Damning stats on SA’s illegal cigarette trade
Tobacco body releases shock findings of study
Almost 27% of all cigarettes sold in SA’s multibillion-rand tobacco industry are considered illicit – and they are being sold in three out of every four independent stores across the country.
With areas like Nelson Mandela Bay awash with illicit tobacco, the Eastern Cape is a significant market for the illegal trade, commanding 8.9% of SA’s total illicit cigarette sales.
Gauteng, by comparison, is the country’s largest illicit tobacco market, accounting for 14% of the total illicit trade.
These were among the shocking statistics revealed by the Tobacco Institute of Southern Africa and research house Ipsos on Thursday, when the role played by the cigarette trade in state capture was also raised.
Illicit cigarettes are defined by the tobacco industry as untaxed cigarettes.
In monetary terms, a packet of 20 cigarettes sold at less than R17.85 is potentially illicit, with R17.85 being the minimum tax payable a packet.
A recent Herald investigation into the trade showed that packs of 20 cigarettes retailing at as low as R6 and R7 are available at small, independent stores across the Bay area.
But with Sars’ tax payment processes for cigarettes operating on a “tax-at-source” basis – meaning taxes are meant to be applied “at the factory gate” – retailers are not being held accountable for losses in tax revenue from illicit tobacco.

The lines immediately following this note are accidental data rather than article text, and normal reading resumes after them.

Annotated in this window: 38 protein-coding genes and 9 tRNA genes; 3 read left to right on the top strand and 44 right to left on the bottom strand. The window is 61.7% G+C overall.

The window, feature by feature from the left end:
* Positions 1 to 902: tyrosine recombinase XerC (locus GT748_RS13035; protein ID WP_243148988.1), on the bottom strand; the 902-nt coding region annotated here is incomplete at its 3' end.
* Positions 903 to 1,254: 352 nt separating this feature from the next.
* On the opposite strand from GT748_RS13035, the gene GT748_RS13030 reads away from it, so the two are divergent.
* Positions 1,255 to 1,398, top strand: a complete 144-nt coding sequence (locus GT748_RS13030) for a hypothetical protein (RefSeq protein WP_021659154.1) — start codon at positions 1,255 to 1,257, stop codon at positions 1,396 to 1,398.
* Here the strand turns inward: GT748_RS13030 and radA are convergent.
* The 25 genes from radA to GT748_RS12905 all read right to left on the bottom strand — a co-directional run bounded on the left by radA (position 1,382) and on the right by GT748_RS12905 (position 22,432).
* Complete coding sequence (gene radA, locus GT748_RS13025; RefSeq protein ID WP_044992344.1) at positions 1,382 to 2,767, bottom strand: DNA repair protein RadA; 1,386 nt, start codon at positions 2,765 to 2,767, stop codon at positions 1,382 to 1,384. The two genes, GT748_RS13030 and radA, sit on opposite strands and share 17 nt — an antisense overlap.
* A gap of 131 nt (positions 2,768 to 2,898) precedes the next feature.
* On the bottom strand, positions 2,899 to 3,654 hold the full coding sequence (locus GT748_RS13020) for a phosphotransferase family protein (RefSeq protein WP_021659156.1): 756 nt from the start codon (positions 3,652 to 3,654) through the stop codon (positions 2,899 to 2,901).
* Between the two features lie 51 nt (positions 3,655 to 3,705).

The tobacco institute, which says cigarettes retail for as little as R5 in some areas, estimates tax revenue losses to be about R600m a month – a total of R7bn for this year alone.
In the latest initiative in its years-long battle against illegal tobacco, the institute – which represents the majority of tobacco companies operating in SA, along with tobacco farmers and other participants in the tobacco value chain – commissioned an independent investigation into the illicit trade.
Besides the loss of tax revenue, the illicit trade is also believed to have significant negative impacts on the country’s agricultural sector and tobacco industry as a whole, while putting legal cigarette brands at a major pricing disadvantage.
The release of the findings of Ipsos’s “National Study of the Illicit Tobacco Trade in South Africa” drew outrage from agricultural body Agri SA, which called on the government to “urgently respond to the shocking findings”.
A startling feature of the report is that it not only names, but provides figures for, the tobacco companies it alleges are participating in the illicit trade.
According to the report, brands from one company accounted for 75.1% of all sales below minimum tax owed on each sale.
Asked for a response to the allegations, a legal representative for the company rubbished the Ipsos report, claiming it was inaccurate and that the tobacco institute was heavily influenced by one of its large member companies.
“Our client contributes approximately R1.8bn every year to the fiscus by way of duties payable on its products; our client is a major contributor to the fiscus and, moreover, is locally owned,” the attorney said.
Addressing the media briefing, tobacco institute chair Francois van der Merwe spoke on the industry’s relationship with Sars and how Sars had allegedly dropped its investigations – code-named “Honeybadger” – after 2014.
“Illegal cigarettes costing as little as R5 a pack are now available for sale in more than 100,000 shops across SA, and more than one-third of cigarettes in ‘non-organised’ shops – which account for almost 80% of all tobacco sales – are being sold for well below the government’s R17.85 minimum in tax payable,” he said.
“The Ipsos study is the most robust scientific analysis of the multibillion-rand illegal cigarette market ever carried out in SA. It has been peer-reviewed and independently validated.
“It shows that the illegal market exploded since Sars ordered that investigations and the inspection of cigarette factories be stopped, under suspended commissioner Tom Moyane,” Van der Merwe said...